“Staro Sajmiste today has art ateliers, different people live there now, while Omarska today a mine where ore is extracted,” she observed.

The concept of this year's festival is based on the same idea of a living archive and so supports the development of an experimental feminist ideology.

“The theme of the festival, ‘No one belongs here more than you,’ means everyone is invited to participate and build on this space, and also to discuss the topics such as permanent violence, war, the functioning of the art system, labour, and stereotypes in everyday life in a feminist context,” she says.

“We have tried through this exhibition to show all the different layers of everyday life,” she adds.

Petrovic notes that the four curators also attempted to present various media within the arts, from painting, sculpture to discursive events, and “include them as much as possible within the concept of the policy of everyday life.

“We didn’t want to provide finished answers and ideological concepts, but, through the history of such emancipatory movements as feminism, socialism and communism, also to examine their meaning today and by what measure they are appropriated by the system and society we live in now,” she says.

The group aimed to see what lies beyond and explore “whether we can think of another ideology that involves all those emancipatory moments but in a different way,” she continues.

Petrovic explains that the way to do this is not through the perpetual historical repetition of the same patterns of feminist or leftist rhetoric, but by realising what connects these ideas today “in the sense of the social imagination – impossible demands that are partly utopian.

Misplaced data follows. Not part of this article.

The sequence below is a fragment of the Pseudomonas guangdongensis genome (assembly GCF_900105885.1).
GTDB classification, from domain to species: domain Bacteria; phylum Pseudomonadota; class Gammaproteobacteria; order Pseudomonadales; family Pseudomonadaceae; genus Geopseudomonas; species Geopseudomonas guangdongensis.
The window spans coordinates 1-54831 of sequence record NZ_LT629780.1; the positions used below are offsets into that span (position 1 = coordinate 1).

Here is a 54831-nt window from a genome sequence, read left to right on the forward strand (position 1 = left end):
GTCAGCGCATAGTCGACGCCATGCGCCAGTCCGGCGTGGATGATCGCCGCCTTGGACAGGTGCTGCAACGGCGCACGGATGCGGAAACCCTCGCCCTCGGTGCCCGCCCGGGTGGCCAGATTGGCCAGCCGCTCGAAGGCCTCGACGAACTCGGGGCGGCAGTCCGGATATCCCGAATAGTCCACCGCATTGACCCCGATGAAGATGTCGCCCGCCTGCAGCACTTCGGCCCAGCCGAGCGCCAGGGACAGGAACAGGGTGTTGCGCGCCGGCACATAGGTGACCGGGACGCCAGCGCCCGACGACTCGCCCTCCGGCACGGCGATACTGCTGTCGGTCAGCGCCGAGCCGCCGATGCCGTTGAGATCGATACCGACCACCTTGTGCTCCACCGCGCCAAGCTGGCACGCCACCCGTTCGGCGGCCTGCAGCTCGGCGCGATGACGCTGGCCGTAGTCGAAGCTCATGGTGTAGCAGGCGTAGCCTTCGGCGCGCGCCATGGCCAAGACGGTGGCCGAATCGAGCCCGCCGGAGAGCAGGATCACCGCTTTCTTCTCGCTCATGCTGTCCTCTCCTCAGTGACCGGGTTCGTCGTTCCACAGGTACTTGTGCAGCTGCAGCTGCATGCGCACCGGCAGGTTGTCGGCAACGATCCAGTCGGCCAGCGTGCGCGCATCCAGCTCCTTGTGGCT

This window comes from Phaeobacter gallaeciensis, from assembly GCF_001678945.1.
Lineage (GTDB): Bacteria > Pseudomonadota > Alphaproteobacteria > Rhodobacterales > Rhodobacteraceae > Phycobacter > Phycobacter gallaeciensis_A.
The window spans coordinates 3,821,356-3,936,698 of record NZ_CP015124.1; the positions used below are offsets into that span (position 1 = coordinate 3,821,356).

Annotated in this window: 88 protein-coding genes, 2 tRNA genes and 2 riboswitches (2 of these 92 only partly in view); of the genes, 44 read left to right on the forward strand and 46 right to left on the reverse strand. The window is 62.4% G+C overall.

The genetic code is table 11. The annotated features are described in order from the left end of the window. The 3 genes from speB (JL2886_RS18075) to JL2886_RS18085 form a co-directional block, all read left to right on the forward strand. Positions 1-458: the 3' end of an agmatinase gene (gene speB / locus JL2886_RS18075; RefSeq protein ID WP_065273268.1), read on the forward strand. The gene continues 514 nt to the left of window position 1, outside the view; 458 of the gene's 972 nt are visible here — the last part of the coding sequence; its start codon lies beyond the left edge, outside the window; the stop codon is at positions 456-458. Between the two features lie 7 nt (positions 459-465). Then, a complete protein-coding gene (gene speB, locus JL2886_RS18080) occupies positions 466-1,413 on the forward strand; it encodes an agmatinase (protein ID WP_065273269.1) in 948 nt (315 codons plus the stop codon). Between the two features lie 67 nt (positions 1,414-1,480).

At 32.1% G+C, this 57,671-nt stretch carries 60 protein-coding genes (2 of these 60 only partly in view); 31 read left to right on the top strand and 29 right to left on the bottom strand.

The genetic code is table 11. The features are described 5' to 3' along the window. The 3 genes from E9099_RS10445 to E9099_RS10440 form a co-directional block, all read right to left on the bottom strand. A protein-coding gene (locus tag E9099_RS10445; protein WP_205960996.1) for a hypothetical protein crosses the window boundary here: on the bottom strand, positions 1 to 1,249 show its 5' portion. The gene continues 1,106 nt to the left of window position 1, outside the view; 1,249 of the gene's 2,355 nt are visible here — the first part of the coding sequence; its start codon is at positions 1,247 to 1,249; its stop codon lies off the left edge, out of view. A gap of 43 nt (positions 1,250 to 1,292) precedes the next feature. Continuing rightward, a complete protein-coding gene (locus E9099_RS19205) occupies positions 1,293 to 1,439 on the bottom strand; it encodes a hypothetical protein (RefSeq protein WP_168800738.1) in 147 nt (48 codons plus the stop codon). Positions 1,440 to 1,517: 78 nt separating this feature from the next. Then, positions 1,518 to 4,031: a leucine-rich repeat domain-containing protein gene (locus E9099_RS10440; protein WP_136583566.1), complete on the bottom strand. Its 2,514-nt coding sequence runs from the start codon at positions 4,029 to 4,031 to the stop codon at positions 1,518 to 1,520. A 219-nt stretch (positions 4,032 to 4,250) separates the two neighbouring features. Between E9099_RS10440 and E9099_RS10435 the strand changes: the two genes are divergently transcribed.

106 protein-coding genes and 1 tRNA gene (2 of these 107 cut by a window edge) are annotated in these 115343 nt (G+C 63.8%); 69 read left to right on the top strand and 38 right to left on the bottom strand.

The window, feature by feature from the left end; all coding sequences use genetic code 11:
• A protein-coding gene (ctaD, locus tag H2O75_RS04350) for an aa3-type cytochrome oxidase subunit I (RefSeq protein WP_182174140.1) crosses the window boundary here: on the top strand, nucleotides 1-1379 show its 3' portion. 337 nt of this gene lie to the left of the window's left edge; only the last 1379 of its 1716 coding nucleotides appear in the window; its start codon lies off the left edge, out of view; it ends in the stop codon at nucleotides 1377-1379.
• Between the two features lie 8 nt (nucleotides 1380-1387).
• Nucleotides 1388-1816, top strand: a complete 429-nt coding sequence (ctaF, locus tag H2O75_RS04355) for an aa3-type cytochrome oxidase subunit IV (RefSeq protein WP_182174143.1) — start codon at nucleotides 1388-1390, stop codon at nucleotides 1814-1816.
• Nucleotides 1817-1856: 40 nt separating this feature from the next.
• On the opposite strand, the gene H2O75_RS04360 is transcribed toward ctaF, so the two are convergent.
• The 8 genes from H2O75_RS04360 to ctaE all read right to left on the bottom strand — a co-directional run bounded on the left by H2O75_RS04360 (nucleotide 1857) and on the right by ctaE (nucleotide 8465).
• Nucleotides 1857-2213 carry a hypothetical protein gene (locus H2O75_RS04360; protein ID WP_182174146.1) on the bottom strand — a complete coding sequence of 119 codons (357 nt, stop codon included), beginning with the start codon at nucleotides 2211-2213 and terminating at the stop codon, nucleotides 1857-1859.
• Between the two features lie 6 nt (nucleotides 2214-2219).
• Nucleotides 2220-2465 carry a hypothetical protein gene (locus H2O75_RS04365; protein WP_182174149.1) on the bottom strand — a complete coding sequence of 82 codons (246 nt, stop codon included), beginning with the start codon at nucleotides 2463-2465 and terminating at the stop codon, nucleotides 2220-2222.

“Feminism is always being ‘medicalised’ - categorised as a disorder requiring medical treatment or intervention,” she observes. 

“So we question how these ideas can live in everyday life and how we can translate these concepts from the field of art into the social space that, through these works and the exhibition, will enable people to get a grasp not only of feminism, but also of the everyday topics that are of interest today.”

According to Petrovic, the exhibition puts up for discussion the problem of the human and non-human nature, by trying to define what defines social space as human or non-human.

“We have tried to cover various aspects from ecological and political concepts to what human nature means on an individual level and collective level - what our relation is towards the concept of togetherness,“ she explains.

An important tool for presenting this question, according to her, is the policy of “affect”, made out of memories, emotions and conditions that exist but are not articulated in the society.

“By attempting to translate this policy of affect in some social concept, we also tried to leave the question open somehow - not to make it hermetically closed in the way that exhibitions of contemporary politically engaged art have done in the past ten years have done.”

The 54th annual October Salon takes place from October 11 to November 17 at Zepter Expo (Masarikova Street 4).